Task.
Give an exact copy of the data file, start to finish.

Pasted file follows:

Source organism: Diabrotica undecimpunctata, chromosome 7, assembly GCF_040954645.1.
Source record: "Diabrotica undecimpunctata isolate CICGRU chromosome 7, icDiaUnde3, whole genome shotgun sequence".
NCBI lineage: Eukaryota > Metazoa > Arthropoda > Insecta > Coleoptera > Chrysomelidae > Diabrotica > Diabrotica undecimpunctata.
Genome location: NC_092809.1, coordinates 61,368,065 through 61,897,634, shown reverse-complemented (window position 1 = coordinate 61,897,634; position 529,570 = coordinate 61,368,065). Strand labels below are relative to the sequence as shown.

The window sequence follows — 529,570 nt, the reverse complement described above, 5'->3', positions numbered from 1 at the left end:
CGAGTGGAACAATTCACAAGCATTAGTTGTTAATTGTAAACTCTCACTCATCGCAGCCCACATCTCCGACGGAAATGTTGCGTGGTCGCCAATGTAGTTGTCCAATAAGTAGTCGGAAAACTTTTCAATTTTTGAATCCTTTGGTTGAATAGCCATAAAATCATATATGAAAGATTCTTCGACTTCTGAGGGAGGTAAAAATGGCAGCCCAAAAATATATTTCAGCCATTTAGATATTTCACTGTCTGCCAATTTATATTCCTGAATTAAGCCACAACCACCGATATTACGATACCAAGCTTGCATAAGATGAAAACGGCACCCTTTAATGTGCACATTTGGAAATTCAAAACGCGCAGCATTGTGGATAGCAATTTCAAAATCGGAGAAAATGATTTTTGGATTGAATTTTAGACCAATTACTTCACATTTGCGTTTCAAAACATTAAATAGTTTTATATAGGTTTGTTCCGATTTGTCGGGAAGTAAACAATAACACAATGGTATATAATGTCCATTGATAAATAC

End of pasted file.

Source organism: Diabrotica undecimpunctata, chromosome 7, assembly GCF_040954645.1.
Source record: "Diabrotica undecimpunctata isolate CICGRU chromosome 7, icDiaUnde3, whole genome shotgun sequence".
NCBI lineage: Eukaryota > Metazoa > Arthropoda > Insecta > Coleoptera > Chrysomelidae > Diabrotica > Diabrotica undecimpunctata.
Genome location: NC_092809.1, coordinates 61,368,065 through 61,897,634, shown reverse-complemented (window position 1 = coordinate 61,897,634; position 529,570 = coordinate 61,368,065). Strand labels below are relative to the sequence as shown.

The window sequence follows — 529,570 nt, the reverse complement described above, 5'->3', positions numbered from 1 at the left end:
CGAGTGGAACAATTCACAAGCATTAGTTGTTAATTGTAAACTCTCACTCATCGCAGCCCACATCTCCGACGGAAATGTTGCGTGGTCGCCAATGTAGTTGTCCAATAAGTAGTCGGAAAACTTTTCAATTTTTGAATCCTTTGGTTGAATAGCCATAAAATCATATATGAAAGATTCTTCGACTTCTGAGGGAGGTAAAAATGGCAGCCCAAAAATATATTTCAGCCATTTAGATATTTCACTGTCTGCCAATTTATATTCCTGAATTAAGCCACAACCACCGATATTACGATACCAAGCTTGCATAAGATGAAAACGGCACCCTTTAATGTGCACATTTGGAAATTCAAAACGCGCAGCATTGTGGATAGCAATTTCAAAATCGGAGAAAATGATTTTTGGATTGAATTTTAGACCAATTACTTCACATTTGCGTTTCAAAACATTAAATAGTTTTATATAGGTTTGTTCCGATTTGTCGGGAAGTAAACAATAACACAATGGTATATAATGTCCATTGATAAATAC